The other sticking point in the Senate’s farm bill as far as fresh produce growers are concerned is a section that could open the door for growers of subsidized commodities such as corn, soybeans, wheat, rice and cotton, to grow fruits and vegetables on their subsidized acres.
Guenther said the fresh produce industry has been successful since 1985 at preventing subsidized growers from planting specialty crops on land subsidized for other commodities.
“It’s a question of fairness,” Guenther said.
The biggest roadblocks to the farm bill’s ultimate passage, Guenther said, are provisions in both the Senate and House versions related to food stamp cuts, reforms of commodity programs and conservation issues.
The Senate version would trim $4 billion from the food stamp program while the House version seeks to cut $20.5 billion from the program during the next 10 years. Increases to subsidies for rice and peanut growers are another sticking point for some lawmakers.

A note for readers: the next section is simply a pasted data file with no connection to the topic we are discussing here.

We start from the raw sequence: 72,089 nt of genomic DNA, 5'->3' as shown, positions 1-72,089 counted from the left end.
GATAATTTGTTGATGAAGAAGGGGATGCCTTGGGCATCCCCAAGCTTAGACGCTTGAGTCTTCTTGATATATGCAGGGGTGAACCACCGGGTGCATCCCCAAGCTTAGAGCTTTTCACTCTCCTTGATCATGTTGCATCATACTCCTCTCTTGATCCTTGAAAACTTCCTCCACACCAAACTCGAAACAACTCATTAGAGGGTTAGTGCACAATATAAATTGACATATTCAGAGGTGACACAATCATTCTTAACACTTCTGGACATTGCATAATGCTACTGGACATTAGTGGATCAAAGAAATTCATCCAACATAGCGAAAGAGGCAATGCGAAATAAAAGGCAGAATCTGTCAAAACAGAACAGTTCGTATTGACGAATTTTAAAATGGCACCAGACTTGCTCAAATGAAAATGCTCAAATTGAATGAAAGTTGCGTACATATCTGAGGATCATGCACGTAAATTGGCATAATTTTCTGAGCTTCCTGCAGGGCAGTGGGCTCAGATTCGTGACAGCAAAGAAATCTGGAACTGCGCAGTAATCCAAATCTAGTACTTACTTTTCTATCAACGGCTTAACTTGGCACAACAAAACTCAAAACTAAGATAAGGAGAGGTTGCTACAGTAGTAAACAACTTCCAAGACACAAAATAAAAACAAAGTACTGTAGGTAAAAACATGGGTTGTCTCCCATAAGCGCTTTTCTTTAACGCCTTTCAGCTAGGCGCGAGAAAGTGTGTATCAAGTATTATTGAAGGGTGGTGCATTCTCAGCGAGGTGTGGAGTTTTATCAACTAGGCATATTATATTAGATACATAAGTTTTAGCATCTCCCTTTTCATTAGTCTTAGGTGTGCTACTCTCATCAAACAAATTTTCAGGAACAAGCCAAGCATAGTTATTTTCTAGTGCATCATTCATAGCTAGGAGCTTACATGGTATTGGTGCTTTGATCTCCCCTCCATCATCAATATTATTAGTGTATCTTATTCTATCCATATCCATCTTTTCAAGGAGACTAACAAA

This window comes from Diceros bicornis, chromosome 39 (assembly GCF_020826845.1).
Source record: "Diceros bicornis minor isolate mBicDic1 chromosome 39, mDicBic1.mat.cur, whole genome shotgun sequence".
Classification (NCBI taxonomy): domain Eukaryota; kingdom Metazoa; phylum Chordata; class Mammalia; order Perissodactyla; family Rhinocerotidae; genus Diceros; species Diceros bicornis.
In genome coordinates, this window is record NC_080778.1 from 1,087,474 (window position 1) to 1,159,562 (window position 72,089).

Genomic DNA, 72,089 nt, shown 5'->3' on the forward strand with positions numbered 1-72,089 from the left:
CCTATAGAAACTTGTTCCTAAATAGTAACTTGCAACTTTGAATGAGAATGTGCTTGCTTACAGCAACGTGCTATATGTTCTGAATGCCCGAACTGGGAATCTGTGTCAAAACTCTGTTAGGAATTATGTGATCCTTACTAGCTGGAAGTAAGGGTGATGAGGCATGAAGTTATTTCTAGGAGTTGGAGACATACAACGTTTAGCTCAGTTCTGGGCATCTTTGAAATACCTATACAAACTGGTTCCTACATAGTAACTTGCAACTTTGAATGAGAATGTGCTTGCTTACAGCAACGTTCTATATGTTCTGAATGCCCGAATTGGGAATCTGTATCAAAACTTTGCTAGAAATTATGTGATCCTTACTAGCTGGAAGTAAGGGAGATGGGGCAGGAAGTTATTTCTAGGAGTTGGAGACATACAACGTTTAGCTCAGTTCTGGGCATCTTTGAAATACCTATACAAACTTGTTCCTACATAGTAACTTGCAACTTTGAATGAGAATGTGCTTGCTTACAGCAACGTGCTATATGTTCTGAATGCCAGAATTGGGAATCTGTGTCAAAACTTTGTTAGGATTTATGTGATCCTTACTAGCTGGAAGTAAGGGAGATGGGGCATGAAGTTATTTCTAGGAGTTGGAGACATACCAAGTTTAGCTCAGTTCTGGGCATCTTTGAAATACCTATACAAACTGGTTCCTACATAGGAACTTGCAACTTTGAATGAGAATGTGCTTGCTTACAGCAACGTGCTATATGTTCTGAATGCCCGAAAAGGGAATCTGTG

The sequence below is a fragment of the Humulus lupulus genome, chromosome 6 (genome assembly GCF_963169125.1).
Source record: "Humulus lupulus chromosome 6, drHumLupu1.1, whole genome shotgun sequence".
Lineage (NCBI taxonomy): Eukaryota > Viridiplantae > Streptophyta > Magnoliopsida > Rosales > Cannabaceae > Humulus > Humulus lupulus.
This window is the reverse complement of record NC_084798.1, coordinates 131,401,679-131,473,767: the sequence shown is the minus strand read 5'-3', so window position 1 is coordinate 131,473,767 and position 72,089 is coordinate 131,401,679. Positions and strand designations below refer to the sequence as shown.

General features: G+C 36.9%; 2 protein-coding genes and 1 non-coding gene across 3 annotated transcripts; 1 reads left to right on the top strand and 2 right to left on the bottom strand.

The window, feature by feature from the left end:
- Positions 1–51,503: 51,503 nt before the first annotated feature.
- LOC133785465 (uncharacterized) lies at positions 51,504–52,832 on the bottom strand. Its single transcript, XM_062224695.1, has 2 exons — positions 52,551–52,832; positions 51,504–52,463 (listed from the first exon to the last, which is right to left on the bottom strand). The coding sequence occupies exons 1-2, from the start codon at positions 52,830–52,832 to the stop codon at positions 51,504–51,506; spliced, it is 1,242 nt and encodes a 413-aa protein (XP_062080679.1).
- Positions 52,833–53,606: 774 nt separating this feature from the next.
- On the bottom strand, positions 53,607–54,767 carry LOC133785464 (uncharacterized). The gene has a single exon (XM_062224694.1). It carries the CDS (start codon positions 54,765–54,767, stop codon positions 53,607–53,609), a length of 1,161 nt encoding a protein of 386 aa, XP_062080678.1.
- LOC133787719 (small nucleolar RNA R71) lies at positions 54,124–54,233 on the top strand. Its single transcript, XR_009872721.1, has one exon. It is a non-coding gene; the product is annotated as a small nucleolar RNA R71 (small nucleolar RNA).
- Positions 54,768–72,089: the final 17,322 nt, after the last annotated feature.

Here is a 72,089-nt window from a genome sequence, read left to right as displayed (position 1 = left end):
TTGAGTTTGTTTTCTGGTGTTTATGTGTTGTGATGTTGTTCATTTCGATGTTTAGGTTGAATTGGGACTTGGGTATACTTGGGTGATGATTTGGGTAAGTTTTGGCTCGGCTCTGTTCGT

“This is not a reform bill,” Roberts said. “This is a rearview mirror bill.”
Guenther said the concerns of the fresh produce industry are not as difficult to negotiate as the food stamp cuts and the commodity provisions.
“Our issues for fresh produce are important, but not unsolvable,” Guenther said, stopping short of predicting whether legislators will be able to resolve their differences on non-produce issues.